39. ss Says:

    Panoramic Skies:
    licensed as CC Attribution 3.0

  40. renderdemon Says:

    Great work as always Brecht !
    Will be possible to use tiff image file(32 bit for channel)for the displacement data?
    As you are working on it I hope detailed displacement maps can be rendered even if they come from outside(it’s not clear to me how you are going to store the displacement data but if this could be converted TO and FROM image file it will be a really good thing,I’m thinking about a workflow with different programs(for example displacement maps made in Zbrush and renderer in Blender)

  41. Mike Says:

    Its been my observation displacements are usually done by the texture artist, and the base mesh done by someone else. So splitting displacement/base mesh into separate files is definitely more studio friendly.

    I also applaud your efforts to add the feature, despite the lack of any ‘precedent’ application to base it on. Blender is blazing its own trail!

  42. Erik Says:

    What about the memory consumption when subdividing? Normally what makes blender max out and crash because of maxing out the ram usage on 32 bit.

    here’s my graph for blender when subdividing a cube, little peak is 400.000 to 1.6 million polys and big peak is from 1.6 million where it peaks out and crashes.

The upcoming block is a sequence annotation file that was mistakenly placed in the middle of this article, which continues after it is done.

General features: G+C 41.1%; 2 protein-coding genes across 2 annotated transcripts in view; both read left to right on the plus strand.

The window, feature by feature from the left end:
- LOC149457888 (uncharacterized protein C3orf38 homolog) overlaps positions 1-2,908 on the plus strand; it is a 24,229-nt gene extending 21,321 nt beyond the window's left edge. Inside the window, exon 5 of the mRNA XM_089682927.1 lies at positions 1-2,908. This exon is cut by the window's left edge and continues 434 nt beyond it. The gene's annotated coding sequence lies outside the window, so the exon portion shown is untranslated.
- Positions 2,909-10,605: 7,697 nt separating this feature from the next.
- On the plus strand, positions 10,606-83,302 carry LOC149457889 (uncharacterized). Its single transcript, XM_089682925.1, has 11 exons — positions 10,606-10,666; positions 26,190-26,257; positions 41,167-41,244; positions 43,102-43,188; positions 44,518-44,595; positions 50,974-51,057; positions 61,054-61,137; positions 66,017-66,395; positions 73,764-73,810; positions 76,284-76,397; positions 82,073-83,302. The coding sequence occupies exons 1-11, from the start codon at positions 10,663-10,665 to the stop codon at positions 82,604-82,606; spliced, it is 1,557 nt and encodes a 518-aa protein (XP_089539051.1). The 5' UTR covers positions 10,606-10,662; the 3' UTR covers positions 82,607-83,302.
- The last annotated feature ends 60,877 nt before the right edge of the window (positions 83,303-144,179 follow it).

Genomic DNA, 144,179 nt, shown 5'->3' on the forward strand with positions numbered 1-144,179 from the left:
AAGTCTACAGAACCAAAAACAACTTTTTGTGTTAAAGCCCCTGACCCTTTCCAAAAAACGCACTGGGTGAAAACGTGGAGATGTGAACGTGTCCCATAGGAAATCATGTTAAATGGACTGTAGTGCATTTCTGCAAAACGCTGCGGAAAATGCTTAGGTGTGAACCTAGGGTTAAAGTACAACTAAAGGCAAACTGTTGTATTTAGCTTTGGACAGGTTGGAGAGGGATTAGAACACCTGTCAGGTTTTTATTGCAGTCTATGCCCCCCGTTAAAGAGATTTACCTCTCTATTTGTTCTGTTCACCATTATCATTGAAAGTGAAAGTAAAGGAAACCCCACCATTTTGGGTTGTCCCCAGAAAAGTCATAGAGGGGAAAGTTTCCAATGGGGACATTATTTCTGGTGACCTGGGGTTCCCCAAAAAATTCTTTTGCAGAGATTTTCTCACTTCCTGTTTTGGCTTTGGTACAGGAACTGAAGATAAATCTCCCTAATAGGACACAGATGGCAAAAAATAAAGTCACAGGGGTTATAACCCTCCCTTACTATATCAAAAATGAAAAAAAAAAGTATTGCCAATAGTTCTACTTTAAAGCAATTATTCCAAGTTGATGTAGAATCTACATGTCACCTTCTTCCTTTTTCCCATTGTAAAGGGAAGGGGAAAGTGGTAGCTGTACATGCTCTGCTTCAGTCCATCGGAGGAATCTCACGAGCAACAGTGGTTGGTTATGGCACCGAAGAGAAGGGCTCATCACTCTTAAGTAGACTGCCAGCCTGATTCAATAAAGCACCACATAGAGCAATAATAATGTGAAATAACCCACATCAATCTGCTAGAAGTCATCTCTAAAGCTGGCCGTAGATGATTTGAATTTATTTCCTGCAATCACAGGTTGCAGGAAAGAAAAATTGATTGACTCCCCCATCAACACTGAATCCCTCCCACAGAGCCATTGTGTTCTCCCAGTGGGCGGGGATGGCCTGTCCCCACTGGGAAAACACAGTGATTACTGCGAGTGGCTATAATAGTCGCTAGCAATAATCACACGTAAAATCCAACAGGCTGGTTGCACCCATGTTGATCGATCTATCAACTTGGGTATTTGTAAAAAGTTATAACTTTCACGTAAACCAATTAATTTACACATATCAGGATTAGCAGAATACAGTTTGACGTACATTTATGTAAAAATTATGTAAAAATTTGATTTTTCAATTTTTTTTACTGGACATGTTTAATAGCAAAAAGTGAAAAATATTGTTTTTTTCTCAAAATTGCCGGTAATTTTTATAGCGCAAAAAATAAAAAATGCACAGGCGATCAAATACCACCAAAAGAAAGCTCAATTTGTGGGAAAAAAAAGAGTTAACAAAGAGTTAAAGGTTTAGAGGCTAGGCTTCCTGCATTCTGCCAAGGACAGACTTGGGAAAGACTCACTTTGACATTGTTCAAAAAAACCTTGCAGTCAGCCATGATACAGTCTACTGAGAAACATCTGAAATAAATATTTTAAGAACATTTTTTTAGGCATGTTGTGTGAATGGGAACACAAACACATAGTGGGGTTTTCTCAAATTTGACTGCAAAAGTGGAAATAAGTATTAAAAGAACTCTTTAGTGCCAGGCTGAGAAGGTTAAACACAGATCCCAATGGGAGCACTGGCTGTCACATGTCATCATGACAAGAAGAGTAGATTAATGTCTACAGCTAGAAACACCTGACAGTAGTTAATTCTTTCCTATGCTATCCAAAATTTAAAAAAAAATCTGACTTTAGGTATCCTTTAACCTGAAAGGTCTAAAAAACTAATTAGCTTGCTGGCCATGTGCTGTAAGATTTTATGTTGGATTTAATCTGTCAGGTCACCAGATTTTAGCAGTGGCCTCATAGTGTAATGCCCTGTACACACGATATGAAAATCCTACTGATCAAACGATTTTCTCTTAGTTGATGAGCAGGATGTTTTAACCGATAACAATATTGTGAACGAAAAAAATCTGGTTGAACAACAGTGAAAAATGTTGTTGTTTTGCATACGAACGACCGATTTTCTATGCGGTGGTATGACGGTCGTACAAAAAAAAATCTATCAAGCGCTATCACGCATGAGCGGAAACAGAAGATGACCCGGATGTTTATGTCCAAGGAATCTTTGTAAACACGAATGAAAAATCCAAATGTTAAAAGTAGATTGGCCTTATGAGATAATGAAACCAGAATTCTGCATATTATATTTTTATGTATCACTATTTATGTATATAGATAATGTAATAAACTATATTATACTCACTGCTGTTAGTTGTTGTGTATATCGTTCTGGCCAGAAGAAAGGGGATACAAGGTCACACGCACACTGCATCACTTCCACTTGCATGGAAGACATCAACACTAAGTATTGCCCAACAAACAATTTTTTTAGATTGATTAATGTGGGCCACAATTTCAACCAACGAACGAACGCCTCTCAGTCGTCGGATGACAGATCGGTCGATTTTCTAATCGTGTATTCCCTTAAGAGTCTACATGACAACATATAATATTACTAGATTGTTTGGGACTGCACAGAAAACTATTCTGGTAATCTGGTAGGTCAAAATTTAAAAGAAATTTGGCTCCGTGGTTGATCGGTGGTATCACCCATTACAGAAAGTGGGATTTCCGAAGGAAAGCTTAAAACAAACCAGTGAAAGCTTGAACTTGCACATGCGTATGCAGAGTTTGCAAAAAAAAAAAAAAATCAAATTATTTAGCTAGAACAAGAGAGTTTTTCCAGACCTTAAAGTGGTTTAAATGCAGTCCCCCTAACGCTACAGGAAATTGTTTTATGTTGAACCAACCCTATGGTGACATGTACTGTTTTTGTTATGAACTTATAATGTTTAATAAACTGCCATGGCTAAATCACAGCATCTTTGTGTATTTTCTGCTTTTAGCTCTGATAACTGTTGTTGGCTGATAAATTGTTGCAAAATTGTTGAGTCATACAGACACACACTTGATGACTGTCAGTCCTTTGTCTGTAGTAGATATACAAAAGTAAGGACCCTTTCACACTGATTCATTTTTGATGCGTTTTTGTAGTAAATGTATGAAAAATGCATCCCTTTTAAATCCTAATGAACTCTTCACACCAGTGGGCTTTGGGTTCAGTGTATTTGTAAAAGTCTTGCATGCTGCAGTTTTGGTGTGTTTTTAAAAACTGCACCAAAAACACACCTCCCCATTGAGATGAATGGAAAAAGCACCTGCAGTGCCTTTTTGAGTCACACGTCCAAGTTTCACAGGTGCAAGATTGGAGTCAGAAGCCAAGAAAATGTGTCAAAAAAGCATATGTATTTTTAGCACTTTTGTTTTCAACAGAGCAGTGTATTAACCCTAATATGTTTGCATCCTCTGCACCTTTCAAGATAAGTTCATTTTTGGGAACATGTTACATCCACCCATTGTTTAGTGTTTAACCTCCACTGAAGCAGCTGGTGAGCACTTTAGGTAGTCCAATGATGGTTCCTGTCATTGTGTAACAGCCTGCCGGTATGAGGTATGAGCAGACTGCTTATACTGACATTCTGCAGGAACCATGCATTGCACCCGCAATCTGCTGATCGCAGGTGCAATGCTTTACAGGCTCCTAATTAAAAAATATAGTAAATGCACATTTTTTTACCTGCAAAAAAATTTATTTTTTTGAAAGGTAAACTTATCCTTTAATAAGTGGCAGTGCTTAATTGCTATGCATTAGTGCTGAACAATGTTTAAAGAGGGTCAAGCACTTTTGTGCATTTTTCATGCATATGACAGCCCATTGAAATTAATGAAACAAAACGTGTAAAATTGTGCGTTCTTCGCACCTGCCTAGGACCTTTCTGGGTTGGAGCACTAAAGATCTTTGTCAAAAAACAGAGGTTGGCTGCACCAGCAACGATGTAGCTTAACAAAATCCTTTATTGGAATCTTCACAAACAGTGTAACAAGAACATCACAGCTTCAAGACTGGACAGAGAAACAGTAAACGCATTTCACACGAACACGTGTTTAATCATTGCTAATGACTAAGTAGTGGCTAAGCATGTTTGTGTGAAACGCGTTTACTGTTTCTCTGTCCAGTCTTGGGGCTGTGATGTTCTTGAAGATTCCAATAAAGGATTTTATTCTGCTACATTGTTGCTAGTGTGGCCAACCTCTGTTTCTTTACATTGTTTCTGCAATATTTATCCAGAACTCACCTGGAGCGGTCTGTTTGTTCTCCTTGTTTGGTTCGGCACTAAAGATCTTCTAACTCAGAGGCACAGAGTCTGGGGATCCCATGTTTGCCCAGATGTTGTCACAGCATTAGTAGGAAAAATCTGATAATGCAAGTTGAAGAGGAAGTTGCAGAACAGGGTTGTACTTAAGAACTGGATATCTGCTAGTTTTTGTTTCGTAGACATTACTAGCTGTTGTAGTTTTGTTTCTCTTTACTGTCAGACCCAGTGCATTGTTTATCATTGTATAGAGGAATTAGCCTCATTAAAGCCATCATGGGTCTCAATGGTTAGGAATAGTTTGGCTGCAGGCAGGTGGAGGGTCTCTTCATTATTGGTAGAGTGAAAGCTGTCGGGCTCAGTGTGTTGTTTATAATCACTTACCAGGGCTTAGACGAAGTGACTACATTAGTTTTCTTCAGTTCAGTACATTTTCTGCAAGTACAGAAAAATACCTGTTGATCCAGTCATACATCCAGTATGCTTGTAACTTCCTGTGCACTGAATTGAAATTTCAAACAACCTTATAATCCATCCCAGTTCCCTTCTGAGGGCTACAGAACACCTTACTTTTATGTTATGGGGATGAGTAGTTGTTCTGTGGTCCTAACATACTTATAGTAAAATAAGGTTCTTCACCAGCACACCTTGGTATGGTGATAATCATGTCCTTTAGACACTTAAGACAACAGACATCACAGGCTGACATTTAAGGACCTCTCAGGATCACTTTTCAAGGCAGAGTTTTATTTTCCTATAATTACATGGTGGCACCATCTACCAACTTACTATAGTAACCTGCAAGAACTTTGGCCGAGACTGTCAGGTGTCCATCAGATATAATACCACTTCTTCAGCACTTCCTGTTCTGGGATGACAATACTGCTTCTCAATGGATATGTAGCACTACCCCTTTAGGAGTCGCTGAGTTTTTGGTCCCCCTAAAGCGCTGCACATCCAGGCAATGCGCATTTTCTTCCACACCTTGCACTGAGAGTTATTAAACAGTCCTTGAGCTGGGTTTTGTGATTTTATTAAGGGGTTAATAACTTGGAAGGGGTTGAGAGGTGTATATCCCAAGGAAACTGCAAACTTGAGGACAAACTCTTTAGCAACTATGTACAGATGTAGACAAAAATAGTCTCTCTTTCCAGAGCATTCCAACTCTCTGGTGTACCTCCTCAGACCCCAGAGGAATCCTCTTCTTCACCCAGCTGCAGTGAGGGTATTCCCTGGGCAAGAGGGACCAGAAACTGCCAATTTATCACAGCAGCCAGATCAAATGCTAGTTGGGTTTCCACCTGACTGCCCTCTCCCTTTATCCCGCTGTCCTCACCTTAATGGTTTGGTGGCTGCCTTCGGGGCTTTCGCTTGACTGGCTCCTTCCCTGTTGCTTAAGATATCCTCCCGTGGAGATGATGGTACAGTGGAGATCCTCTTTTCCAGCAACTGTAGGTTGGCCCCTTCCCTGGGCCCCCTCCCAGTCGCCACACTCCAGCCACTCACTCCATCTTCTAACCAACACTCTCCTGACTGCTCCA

here’s the graph for zbrush
    first peak is 500.000 to 2 million and second is 2 million to 8 million
    max usage was 1.3gb ram for zbrush

  43. ijstaart Says:

    Yeah, the memory temporarily doubles when subdividing using the multires modifier, making it impossible to use all of the available working memory for sculpting. If that’s going to be fixed with this update as well.. well, you really will be a hero.

  44. Dark_and_Light Says:

    Maybe you can add . layers to put more definition and differents textures like Zbrush and something like Subtools , and a lazy mouse :).that would be great .
    You SHOULD work more ):( .

  45. Nixon Says:

    awesome 8 mill polys and only 300megs on the mem clock:)
    i love the scultping tool so i m really happy to see its going to be improved too!
    thanks so much for the improvements that u and the other devs are trying to get implemented!!!
    best regards!

  46. Toby Says:

    Impressive memory savings already. Nice one : )

  47. tmcthree Says:


  48. tungee Says:

    Brecht, you do great things!